1 Preface

Political theorists – classic writers such as Hobbes and Rousseau but contemporary ones too – have often assumed a neat fit between this government and that territory and its population, as if the fit between the two were somehow natural or timeless. Reality is always messier than that, of course. Countries, or nation-states, are in part constructed entities or communities – political units that are consciously demarcated and separated from others. As Guibernau comments, ‘In seeking to engender a sense of belonging among its citizens the nation-state demands their loyalty and fosters their national identity’ (Guibernau, 2005, Section 3, emphasis added).

Political theorists have only paid systematic attention to the constructed, engendered aspect of nationhood, and to the ideology of nationalism, in recent years. That is not surprising. For one thing, nations and nationalist movements are all unique in some way. Political theorists find nationalism difficult to generalise about, as opposed to a concept such as ‘legitimacy’ or ‘freedom’. Further, most professional political theorists work in the rich northern countries, where national borders had been stable until the implosion of the Soviet Union in the late 1980s. The creation of new states in the ex-Soviet Union, civil wars over nationalist claims in ex-Yugoslavia, and events such as the splitting of Czechoslovakia between the Czech Republic and Slovakia, raised pressing questions of principle and revived interest in political units, borders and nationalism in countries from Italy to the UK to Spain. This renewed interest was also prompted by the revival of sub-nationalist movements. In the UK, for example, such movements played their role in the pressures that led to the establishment of the National Assembly for Wales and the Scottish Parliament. A number of political theorists responded to the challenging questions raised by these developments. In this unit we shall take a critical look at some of the answers put forward, in terms of:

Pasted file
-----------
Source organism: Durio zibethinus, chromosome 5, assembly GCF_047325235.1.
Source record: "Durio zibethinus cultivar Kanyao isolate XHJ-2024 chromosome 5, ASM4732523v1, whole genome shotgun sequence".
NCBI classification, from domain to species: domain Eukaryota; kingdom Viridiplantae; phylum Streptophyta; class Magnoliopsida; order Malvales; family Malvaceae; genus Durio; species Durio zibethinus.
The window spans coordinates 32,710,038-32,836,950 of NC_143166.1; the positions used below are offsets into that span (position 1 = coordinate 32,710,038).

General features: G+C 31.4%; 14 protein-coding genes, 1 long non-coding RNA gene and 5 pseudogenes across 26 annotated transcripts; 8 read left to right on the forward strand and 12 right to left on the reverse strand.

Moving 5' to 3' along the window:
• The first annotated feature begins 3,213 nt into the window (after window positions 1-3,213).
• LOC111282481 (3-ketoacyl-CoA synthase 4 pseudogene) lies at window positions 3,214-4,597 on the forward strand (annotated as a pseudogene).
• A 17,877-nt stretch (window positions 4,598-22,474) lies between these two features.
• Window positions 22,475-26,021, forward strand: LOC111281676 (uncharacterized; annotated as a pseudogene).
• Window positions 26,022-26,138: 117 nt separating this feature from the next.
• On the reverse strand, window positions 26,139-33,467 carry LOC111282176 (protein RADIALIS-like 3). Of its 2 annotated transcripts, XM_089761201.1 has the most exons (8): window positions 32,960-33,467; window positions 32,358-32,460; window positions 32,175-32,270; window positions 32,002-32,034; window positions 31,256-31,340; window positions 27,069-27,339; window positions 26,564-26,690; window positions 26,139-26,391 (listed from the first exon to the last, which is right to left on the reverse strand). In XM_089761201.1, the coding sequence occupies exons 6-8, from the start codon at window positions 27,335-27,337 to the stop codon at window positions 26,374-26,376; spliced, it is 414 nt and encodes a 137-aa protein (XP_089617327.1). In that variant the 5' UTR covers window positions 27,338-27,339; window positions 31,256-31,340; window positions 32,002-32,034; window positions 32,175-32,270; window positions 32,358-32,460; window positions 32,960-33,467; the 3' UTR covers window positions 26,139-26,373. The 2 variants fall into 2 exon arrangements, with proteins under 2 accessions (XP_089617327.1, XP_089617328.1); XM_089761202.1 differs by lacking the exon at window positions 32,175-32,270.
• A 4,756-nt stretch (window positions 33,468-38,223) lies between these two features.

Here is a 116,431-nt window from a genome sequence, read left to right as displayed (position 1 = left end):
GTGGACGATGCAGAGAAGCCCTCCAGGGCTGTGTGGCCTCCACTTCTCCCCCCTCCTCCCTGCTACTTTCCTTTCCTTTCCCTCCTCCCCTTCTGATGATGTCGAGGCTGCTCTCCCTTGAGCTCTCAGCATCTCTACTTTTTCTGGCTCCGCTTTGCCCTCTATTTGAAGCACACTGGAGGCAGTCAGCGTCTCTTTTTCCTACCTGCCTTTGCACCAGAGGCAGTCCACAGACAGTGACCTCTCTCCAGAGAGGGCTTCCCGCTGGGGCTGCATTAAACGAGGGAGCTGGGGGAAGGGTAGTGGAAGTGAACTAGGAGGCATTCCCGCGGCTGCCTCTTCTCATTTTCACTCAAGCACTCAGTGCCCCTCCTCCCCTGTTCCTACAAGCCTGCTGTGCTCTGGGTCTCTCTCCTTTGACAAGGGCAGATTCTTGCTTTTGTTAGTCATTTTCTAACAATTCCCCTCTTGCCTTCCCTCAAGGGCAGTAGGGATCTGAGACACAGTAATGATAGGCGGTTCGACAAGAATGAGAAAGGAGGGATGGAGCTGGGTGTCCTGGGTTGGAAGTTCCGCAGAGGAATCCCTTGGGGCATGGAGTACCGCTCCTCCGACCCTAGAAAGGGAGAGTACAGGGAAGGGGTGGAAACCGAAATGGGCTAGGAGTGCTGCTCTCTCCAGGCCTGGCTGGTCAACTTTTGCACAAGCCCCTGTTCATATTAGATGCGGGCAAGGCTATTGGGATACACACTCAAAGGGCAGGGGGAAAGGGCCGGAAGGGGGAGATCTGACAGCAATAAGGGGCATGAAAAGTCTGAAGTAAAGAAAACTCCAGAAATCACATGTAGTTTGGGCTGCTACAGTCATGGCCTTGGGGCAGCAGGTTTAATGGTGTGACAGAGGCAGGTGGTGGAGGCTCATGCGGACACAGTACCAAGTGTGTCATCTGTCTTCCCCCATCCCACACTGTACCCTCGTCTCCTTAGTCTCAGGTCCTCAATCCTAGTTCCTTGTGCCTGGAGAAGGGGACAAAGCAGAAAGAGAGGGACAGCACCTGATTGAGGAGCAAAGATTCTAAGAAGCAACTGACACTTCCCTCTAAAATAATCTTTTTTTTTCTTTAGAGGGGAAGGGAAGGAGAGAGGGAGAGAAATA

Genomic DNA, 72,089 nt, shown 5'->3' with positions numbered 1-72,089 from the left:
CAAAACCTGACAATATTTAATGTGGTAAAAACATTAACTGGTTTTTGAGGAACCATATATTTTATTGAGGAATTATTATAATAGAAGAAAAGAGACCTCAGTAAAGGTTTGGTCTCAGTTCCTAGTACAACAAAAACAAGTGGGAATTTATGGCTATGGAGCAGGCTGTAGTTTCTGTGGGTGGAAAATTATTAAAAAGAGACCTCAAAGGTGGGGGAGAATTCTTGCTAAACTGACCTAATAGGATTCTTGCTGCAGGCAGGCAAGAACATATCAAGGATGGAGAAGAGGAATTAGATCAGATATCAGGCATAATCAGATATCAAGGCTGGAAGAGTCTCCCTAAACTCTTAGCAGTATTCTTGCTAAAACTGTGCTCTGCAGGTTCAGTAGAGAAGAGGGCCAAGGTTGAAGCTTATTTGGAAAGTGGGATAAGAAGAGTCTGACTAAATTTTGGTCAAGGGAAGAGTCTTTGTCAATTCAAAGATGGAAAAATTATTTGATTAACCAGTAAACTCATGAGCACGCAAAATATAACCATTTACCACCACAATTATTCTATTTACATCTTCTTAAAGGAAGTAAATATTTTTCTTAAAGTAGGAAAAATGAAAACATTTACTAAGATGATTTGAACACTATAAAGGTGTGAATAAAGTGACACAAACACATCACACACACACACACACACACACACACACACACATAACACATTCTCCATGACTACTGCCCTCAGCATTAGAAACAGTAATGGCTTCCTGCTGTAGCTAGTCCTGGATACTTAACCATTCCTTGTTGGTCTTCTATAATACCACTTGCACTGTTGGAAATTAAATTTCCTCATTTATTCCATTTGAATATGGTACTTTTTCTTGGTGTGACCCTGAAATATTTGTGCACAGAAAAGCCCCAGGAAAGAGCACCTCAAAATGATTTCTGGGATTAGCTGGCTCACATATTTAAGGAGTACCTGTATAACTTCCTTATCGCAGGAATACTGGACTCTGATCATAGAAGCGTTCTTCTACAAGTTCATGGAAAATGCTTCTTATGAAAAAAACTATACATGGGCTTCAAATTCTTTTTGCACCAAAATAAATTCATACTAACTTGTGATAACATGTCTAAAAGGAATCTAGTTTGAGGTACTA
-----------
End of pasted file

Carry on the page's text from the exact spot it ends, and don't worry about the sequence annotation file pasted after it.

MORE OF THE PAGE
Figure 1: The end of the Soviet Union: Mikhail Gorbachev at a press conference, Moscow, July 1991